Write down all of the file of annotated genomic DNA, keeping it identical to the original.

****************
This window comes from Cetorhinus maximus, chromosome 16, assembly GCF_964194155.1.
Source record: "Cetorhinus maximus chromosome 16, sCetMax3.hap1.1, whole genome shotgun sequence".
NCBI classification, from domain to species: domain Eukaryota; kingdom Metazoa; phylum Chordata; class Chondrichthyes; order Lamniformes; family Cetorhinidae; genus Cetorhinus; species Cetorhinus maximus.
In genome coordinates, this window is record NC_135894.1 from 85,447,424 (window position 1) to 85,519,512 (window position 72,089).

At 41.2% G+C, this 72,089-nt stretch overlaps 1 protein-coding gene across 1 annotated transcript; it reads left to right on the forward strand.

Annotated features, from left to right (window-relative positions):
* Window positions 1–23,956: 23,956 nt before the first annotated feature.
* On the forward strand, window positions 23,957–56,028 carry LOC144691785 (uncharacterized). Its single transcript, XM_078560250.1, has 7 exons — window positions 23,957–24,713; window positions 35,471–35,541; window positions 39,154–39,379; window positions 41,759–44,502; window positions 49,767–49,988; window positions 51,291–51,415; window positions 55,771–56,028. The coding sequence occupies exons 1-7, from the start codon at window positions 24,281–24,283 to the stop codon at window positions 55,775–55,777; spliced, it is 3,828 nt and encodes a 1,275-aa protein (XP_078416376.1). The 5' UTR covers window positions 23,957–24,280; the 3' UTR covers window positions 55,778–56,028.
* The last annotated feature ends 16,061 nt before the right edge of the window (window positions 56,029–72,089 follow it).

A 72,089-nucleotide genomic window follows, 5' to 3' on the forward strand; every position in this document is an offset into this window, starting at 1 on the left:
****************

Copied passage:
This window comes from Cetorhinus maximus, chromosome 16, assembly GCF_964194155.1.
Source record: "Cetorhinus maximus chromosome 16, sCetMax3.hap1.1, whole genome shotgun sequence".
NCBI classification, from domain to species: domain Eukaryota; kingdom Metazoa; phylum Chordata; class Chondrichthyes; order Lamniformes; family Cetorhinidae; genus Cetorhinus; species Cetorhinus maximus.
In genome coordinates, this window is record NC_135894.1 from 85,447,424 (window position 1) to 85,519,512 (window position 72,089).

At 41.2% G+C, this 72,089-nt stretch overlaps 1 protein-coding gene across 1 annotated transcript; it reads left to right on the forward strand.

Annotated features, from left to right (window-relative positions):
* Window positions 1–23,956: 23,956 nt before the first annotated feature.
* On the forward strand, window positions 23,957–56,028 carry LOC144691785 (uncharacterized). Its single transcript, XM_078560250.1, has 7 exons — window positions 23,957–24,713; window positions 35,471–35,541; window positions 39,154–39,379; window positions 41,759–44,502; window positions 49,767–49,988; window positions 51,291–51,415; window positions 55,771–56,028. The coding sequence occupies exons 1-7, from the start codon at window positions 24,281–24,283 to the stop codon at window positions 55,775–55,777; spliced, it is 3,828 nt and encodes a 1,275-aa protein (XP_078416376.1). The 5' UTR covers window positions 23,957–24,280; the 3' UTR covers window positions 55,778–56,028.
* The last annotated feature ends 16,061 nt before the right edge of the window (window positions 56,029–72,089 follow it).

A 72,089-nucleotide genomic window follows, 5' to 3' on the forward strand; every position in this document is an offset into this window, starting at 1 on the left: